Oh my goodness, that is absolutely shocking! So irresponsible and I can’t believe the magazine making out like it is acceptable in any way. In my opinion if people want to take drugs then they should get it out of their system before having children. No child should have to see their parent on drugs, or experience them the next day when they are going to be feeling awful x

    • admin
      3 June, 2013 / 7:09 pm

      Totally agree, not to mention the risks associated in breaking the law, children finding the drugs, what the parent might do while on them, risk of death… list is endless!!

  9. 3 June, 2013 / 4:15 pm

    OMG, mad, mad, mad, so shocking, disgusting. That magazine should not have been allowed to print the article.

    • admin
      3 June, 2013 / 7:10 pm

      It really is surprising isn’t it the things people seem to be able to get away with normalising?

  10. 3 June, 2013 / 7:36 pm

    Not shocked that it goes on, I certainly know people who haven’t moved past their partying days once kids come along. But very surprised for Marie Claire to be writing an article that glamorises something that is beyond idiotic and really quite sad IMHO.

  11. DoodlesMum
    3 June, 2013 / 7:47 pm

    Stunned silence……….nope, still stunned silence with a not so subtle undertone of WTF!
    I don’t know if I’m more shocked by the actions of these mums or the way such a high profile mag presents this as acceptable (at least) or even admirable!
    I did my share of partying and took drugs at Uni but that lifestyle was quite firmly put to bed when i started planning my family…you can not have it all, and it is unbelievably irrisponsable to try and advertise otherwise…. Ok, no longer speachless but still stunned!

    • admin
      4 June, 2013 / 11:33 am

      That was a good effort for someone speechless ;-)

  12. 3 June, 2013 / 9:02 pm

    Quite a shocking article. It is written in a way that makes us think it is common place but I am kind of doubting that. Does seem a little irresponsible to portray this kind of behaviour as normal and fine when quite clearly it is not.

    • admin
      4 June, 2013 / 11:34 am

      It does doesn’t it? I’m glad it’s not just me. I am all for keeping an open mind and not hiding away from the truth, but I do thing it should have been put in some kind of context to say that however common it might be, that doesn’t make it OK.

  13. 3 June, 2013 / 9:52 pm

    The end of your post made me really laugh out loud. Organic veg box order, check. MDMA purchased in playgroup, check.
    The reality is that that this is probably going on in most playgrounds you just don’t see it.
    I seem to be in the minority here that I am not in the least shocked. Maybe just the world and people I have grown up around (I’ve worked in advertising and it’s everywhere).
    It’s very sad that these people sound ‘proud’ or what they are doing YES. But if you look at statistics on drug use in the middle class, middle age, middle what ever, it’s everywhere. People in very prominent jobs, doctors, teachers, police, solicitors – all parents.
    Truth is that a massive proportion of society take either recreational drugs, prescription drugs or legal drugs (including alcohol which most of us are guilty of) regularly.
    It doesn’t shock me at all but it’s certainly not something they should be proud of. Being a complete lightweight that can just about handle a 2 glass of red wine hangover with kids I can’t understand how parents manage any of it but truth is that they do.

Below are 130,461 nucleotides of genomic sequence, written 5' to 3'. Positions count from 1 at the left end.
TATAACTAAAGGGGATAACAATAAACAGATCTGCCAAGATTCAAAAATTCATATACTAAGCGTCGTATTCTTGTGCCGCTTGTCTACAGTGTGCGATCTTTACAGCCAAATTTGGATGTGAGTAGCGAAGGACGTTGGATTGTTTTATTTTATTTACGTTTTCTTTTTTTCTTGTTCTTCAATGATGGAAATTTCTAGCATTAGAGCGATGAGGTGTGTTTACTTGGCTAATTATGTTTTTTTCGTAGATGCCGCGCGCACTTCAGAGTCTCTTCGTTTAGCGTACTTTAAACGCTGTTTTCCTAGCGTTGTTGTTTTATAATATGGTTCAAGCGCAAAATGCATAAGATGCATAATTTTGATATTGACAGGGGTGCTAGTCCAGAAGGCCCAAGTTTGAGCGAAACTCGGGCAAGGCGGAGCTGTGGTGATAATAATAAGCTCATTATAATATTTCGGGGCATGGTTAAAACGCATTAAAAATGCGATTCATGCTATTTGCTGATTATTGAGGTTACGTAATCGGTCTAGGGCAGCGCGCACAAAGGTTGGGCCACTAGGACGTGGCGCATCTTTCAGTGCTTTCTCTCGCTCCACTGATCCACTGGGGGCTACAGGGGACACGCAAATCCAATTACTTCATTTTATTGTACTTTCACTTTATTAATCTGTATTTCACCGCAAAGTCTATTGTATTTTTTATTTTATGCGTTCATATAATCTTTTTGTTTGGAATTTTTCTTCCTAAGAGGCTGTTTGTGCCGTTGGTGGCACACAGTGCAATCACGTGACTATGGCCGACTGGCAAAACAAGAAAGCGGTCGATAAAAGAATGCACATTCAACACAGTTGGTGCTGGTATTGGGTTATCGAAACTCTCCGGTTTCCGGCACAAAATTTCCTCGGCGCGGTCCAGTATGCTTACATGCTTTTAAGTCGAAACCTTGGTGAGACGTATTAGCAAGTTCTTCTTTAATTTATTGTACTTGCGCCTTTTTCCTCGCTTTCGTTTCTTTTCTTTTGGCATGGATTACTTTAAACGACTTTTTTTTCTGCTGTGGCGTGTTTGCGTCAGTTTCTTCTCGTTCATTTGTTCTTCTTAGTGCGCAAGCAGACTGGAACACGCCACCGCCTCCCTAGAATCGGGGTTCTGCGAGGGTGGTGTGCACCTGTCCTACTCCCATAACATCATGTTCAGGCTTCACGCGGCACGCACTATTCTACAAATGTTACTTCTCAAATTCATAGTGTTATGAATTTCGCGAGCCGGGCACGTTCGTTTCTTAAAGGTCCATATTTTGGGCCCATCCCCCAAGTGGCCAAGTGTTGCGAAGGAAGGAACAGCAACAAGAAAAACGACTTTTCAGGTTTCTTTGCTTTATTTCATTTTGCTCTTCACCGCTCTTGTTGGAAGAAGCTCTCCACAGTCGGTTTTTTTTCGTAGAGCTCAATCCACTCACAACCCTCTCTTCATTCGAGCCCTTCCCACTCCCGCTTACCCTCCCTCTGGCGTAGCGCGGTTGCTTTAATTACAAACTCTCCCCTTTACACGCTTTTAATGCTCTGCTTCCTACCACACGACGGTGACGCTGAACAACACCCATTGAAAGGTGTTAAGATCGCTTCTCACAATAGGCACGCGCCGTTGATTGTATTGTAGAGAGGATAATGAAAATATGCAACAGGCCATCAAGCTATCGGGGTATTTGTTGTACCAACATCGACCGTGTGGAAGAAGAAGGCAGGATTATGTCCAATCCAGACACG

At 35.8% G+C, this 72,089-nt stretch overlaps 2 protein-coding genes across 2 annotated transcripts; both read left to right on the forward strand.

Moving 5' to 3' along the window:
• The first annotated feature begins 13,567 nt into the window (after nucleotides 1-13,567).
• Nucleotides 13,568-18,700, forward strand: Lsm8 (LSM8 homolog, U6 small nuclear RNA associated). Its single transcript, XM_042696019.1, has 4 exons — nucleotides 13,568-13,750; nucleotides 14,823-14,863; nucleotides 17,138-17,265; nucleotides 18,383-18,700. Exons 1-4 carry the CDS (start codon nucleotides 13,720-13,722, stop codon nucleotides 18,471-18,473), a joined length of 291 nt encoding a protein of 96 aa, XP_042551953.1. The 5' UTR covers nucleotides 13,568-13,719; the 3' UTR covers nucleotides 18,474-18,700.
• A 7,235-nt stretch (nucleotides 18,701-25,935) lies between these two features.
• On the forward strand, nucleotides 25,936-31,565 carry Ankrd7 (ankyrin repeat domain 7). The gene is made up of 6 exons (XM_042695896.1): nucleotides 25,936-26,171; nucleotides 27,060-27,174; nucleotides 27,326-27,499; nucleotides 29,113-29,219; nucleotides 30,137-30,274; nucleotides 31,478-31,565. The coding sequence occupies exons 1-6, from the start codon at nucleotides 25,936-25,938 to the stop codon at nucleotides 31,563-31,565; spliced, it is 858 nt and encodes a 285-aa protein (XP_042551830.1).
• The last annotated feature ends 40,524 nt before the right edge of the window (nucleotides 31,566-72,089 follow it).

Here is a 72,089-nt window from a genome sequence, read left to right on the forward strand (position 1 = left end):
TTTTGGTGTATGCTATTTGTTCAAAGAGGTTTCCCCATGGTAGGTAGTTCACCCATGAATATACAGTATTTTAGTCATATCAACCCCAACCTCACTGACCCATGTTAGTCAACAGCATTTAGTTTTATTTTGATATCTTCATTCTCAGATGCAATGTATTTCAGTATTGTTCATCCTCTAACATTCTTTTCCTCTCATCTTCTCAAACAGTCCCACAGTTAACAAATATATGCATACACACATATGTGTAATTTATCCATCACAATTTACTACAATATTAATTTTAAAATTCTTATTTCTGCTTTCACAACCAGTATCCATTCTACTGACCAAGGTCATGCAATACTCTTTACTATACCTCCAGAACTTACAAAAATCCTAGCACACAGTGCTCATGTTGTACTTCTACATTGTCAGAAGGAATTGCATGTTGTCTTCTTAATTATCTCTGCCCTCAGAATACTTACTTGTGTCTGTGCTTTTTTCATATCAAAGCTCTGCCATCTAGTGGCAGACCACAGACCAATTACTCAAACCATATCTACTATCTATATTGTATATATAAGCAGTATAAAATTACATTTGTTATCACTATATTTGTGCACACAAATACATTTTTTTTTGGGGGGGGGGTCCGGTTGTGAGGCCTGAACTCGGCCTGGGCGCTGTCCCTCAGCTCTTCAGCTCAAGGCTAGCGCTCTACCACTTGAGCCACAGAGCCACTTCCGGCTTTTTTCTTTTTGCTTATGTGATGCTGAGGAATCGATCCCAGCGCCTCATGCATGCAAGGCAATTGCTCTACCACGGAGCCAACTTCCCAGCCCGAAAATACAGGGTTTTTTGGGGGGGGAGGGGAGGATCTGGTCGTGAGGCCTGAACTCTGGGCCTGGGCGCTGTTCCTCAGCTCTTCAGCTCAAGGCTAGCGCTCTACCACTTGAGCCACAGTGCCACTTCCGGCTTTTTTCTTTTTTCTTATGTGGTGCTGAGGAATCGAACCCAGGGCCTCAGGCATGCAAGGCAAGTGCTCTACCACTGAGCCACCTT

• admin
      4 June, 2013 / 11:33 am

      I’m sure you’re absolutely right. My first daughter was born when I was just 17, so I have simply never been part of drug taking or anything like that – I was a sensible parent before I had the chance, although I doubt I would have anyway. To me then it is hard to accept as just something that a lot of people do, although I don’t doubt you’re right.

  14. 4 June, 2013 / 7:45 am

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  15. 4 June, 2013 / 8:56 pm

    Blimey I work in and school and I’m on the PTA.

    It’s like the calendar girls gone bad.

    Special cookies in the bake sale shudders .

  16. 4 June, 2013 / 11:10 pm

    I am beyond shocked! And disgusted! We’re supposed to keep children safe, especially our own, and yet they have drugs in the bottom of their pushchairs? Where a child could find it? And they have drugs parties while their children are asleep upstairs? And don’t even get me started on what I think of this as a teacher.

    I’m more shocked with the magazine for promoting it as normal and acceptable behaviour; drugs are illegal and they are effectively condoning illegal behaviour in publishing this.

  17. honeybee
    8 June, 2013 / 10:05 pm

    They sound like a bunch of sad, desperate women grasping at their long-gone youth – pathetic really.

    Had these ‘anonymous mothers’ been teen mums on an estate or just from the wrong side of the river, they would have been reported to the authorities, and publicly vilified.

    Somehow, Marie Claire interviewees escape the same treatment for their criminal & neglectful behaviour – I wonder why.

  18. 12 June, 2013 / 9:27 am

    While I don’t doubt that this sort of thing does go on I think the author of this piece is guilty of implying that it’s far more widespread than it really is. If these parents were indulging in habitual drug use it would soon become evident in their behaviour or indeed that of their children. I would go so far as to say that large parts of this article are simply fabricated…mums with a Sauvignon Blanc habit though, well that’s a different matter :)

  19. 12 June, 2013 / 9:30 am

    Of course it’s extremely unwise and irresponsible to be buying and selling drugs on school premises. But the illegality of things like MDMA and cocaine on one hand and the wide, legal availability of alcohol on the other is purely a quite arbitrary historical development: the idea that cocaine or ecstasy damage people or endanger children more than alcohol is demonstrably false. These women are not to be applauded for conducting illicit transaction on the playground. But the idea that doing a few lines or a couple pills at home and among friends is somehow massively worse than glugging down the pinot grigio is just a lie that you’ve been sold by a media sector which takes vast advertising revenues from the drinks trade (and which used to take money from the tobacco firms, remember). If you’ve ever had friends over to polish off enough wine to make you tipsy, loud and clumsy while your kids sleeping upstairs, in terms of any actual risk to the children’s safety right there and then, what you’ve done is really no different to when a dinner party is rounded off with the sharing a gramme of cocaine.

  20. 20 June, 2013 / 7:46 am

    Seriously? How would you even strike up that conversation?

    I hope its not as widespread as the article makes out.

  21. 20 June, 2013 / 8:43 am

    When I first saw your tweet, I thought it must have been a euphamism. I’m utterly gobsmacked! You are certainly not the only one. I used to work in an environment where I was the only one not doing drugs, my boss thought it was quaint. I can’t even fathom what these women & the author are thinking.

  22. 20 July, 2013 / 9:31 pm